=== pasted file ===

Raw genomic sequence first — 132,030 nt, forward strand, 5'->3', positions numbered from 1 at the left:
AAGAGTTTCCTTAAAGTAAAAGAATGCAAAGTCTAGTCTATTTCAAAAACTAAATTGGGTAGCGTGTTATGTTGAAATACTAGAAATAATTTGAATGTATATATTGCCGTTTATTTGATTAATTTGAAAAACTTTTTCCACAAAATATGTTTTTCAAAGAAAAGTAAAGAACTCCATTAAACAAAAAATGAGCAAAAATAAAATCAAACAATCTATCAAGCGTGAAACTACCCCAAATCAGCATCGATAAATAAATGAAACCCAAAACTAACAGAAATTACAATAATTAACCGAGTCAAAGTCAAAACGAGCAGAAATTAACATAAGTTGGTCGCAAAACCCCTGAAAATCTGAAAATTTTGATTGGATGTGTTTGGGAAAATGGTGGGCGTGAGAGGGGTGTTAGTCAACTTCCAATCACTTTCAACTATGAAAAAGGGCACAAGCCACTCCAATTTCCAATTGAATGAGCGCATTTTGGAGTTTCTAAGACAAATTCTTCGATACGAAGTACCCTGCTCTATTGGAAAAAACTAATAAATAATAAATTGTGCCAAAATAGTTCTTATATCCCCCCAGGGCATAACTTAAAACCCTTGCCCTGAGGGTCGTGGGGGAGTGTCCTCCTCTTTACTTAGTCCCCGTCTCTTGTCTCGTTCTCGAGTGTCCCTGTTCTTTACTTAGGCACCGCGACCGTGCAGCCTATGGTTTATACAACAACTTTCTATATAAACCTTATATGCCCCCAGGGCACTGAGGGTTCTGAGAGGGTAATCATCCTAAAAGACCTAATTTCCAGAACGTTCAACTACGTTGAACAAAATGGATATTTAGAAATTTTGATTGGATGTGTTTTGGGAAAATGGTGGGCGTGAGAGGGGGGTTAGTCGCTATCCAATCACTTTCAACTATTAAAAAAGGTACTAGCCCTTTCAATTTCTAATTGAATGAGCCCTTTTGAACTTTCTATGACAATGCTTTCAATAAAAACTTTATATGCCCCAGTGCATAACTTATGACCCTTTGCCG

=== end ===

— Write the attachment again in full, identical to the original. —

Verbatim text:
Raw genomic sequence first — 132,030 nt, forward strand, 5'->3', positions numbered from 1 at the left:
AAGAGTTTCCTTAAAGTAAAAGAATGCAAAGTCTAGTCTATTTCAAAAACTAAATTGGGTAGCGTGTTATGTTGAAATACTAGAAATAATTTGAATGTATATATTGCCGTTTATTTGATTAATTTGAAAAACTTTTTCCACAAAATATGTTTTTCAAAGAAAAGTAAAGAACTCCATTAAACAAAAAATGAGCAAAAATAAAATCAAACAATCTATCAAGCGTGAAACTACCCCAAATCAGCATCGATAAATAAATGAAACCCAAAACTAACAGAAATTACAATAATTAACCGAGTCAAAGTCAAAACGAGCAGAAATTAACATAAGTTGGTCGCAAAACCCCTGAAAATCTGAAAATTTTGATTGGATGTGTTTGGGAAAATGGTGGGCGTGAGAGGGGTGTTAGTCAACTTCCAATCACTTTCAACTATGAAAAAGGGCACAAGCCACTCCAATTTCCAATTGAATGAGCGCATTTTGGAGTTTCTAAGACAAATTCTTCGATACGAAGTACCCTGCTCTATTGGAAAAAACTAATAAATAATAAATTGTGCCAAAATAGTTCTTATATCCCCCCAGGGCATAACTTAAAACCCTTGCCCTGAGGGTCGTGGGGGAGTGTCCTCCTCTTTACTTAGTCCCCGTCTCTTGTCTCGTTCTCGAGTGTCCCTGTTCTTTACTTAGGCACCGCGACCGTGCAGCCTATGGTTTATACAACAACTTTCTATATAAACCTTATATGCCCCCAGGGCACTGAGGGTTCTGAGAGGGTAATCATCCTAAAAGACCTAATTTCCAGAACGTTCAACTACGTTGAACAAAATGGATATTTAGAAATTTTGATTGGATGTGTTTTGGGAAAATGGTGGGCGTGAGAGGGGGGTTAGTCGCTATCCAATCACTTTCAACTATTAAAAAAGGTACTAGCCCTTTCAATTTCTAATTGAATGAGCCCTTTTGAACTTTCTATGACAATGCTTTCAATAAAAACTTTATATGCCCCAGTGCATAACTTATGACCCTTTGCCG